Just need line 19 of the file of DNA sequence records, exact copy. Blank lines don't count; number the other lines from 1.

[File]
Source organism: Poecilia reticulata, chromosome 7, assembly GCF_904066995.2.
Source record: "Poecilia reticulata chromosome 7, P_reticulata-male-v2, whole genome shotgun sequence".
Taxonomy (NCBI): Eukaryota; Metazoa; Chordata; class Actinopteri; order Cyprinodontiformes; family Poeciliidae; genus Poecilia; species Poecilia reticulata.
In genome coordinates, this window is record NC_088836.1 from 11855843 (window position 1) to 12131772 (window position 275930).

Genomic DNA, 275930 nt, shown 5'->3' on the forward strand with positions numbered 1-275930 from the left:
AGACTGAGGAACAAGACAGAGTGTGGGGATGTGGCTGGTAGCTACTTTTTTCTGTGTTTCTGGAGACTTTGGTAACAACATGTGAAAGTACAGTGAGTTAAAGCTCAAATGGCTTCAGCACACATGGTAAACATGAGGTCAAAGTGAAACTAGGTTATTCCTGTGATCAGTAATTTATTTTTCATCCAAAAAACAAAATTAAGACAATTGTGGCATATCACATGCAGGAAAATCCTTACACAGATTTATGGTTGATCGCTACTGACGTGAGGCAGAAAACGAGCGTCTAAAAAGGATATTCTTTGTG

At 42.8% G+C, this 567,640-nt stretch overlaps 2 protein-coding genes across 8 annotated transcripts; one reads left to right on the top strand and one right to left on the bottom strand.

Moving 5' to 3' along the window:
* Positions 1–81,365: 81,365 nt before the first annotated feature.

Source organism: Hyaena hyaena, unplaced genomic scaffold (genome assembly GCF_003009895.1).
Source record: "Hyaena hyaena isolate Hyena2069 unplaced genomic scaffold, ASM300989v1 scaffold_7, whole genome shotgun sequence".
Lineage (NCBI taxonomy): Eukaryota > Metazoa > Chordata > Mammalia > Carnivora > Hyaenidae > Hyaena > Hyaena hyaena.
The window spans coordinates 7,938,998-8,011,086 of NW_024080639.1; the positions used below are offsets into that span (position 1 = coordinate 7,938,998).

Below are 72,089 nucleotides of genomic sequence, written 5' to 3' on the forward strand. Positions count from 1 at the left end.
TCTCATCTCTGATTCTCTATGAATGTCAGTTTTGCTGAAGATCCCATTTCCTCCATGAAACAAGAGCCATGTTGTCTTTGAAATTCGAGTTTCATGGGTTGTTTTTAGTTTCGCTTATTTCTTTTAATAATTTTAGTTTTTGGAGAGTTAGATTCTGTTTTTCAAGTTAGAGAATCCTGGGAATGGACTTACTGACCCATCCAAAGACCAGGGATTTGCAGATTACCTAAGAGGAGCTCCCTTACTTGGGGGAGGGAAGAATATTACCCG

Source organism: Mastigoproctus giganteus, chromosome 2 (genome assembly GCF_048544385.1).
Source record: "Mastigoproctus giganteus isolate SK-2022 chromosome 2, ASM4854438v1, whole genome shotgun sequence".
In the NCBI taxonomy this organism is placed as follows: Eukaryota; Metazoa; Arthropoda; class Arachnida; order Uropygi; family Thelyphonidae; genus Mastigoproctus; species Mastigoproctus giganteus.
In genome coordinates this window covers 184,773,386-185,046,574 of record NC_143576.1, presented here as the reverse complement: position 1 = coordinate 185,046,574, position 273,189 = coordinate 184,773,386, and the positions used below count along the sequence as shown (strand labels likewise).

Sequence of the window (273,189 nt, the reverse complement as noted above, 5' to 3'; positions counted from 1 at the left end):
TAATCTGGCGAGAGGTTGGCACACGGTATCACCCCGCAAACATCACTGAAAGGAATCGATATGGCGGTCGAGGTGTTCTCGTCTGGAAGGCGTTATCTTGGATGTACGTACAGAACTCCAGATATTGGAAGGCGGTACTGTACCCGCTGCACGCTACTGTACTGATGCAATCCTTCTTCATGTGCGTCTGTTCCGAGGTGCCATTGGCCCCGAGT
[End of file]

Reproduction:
In genome coordinates this window covers 184,773,386-185,046,574 of record NC_143576.1, presented here as the reverse complement: position 1 = coordinate 185,046,574, position 273,189 = coordinate 184,773,386, and the positions used below count along the sequence as shown (strand labels likewise).